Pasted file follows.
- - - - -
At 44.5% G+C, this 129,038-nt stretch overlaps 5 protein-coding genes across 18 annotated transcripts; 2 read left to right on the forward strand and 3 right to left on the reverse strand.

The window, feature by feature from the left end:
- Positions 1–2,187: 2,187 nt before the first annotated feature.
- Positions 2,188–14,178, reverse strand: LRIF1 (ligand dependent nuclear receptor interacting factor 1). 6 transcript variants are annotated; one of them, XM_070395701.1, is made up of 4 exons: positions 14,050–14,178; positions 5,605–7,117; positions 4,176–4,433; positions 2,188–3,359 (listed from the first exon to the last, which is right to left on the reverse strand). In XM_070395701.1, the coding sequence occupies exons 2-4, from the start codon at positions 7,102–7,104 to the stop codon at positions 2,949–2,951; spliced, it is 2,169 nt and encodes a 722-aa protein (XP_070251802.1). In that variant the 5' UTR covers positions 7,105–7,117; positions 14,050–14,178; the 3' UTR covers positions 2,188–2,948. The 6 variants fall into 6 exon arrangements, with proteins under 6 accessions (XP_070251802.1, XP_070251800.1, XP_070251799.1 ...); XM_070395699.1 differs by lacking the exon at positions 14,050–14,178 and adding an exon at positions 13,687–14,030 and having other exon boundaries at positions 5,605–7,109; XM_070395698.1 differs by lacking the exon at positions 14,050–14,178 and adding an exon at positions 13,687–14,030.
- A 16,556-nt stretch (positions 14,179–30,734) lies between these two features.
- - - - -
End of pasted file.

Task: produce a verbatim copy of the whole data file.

At 44.5% G+C, this 129,038-nt stretch overlaps 5 protein-coding genes across 18 annotated transcripts; 2 read left to right on the forward strand and 3 right to left on the reverse strand.

The window, feature by feature from the left end:
- Positions 1–2,187: 2,187 nt before the first annotated feature.
- Positions 2,188–14,178, reverse strand: LRIF1 (ligand dependent nuclear receptor interacting factor 1). 6 transcript variants are annotated; one of them, XM_070395701.1, is made up of 4 exons: positions 14,050–14,178; positions 5,605–7,117; positions 4,176–4,433; positions 2,188–3,359 (listed from the first exon to the last, which is right to left on the reverse strand). In XM_070395701.1, the coding sequence occupies exons 2-4, from the start codon at positions 7,102–7,104 to the stop codon at positions 2,949–2,951; spliced, it is 2,169 nt and encodes a 722-aa protein (XP_070251802.1). In that variant the 5' UTR covers positions 7,105–7,117; positions 14,050–14,178; the 3' UTR covers positions 2,188–2,948. The 6 variants fall into 6 exon arrangements, with proteins under 6 accessions (XP_070251802.1, XP_070251800.1, XP_070251799.1 ...); XM_070395699.1 differs by lacking the exon at positions 14,050–14,178 and adding an exon at positions 13,687–14,030 and having other exon boundaries at positions 5,605–7,109; XM_070395698.1 differs by lacking the exon at positions 14,050–14,178 and adding an exon at positions 13,687–14,030.
- A 16,556-nt stretch (positions 14,179–30,734) lies between these two features.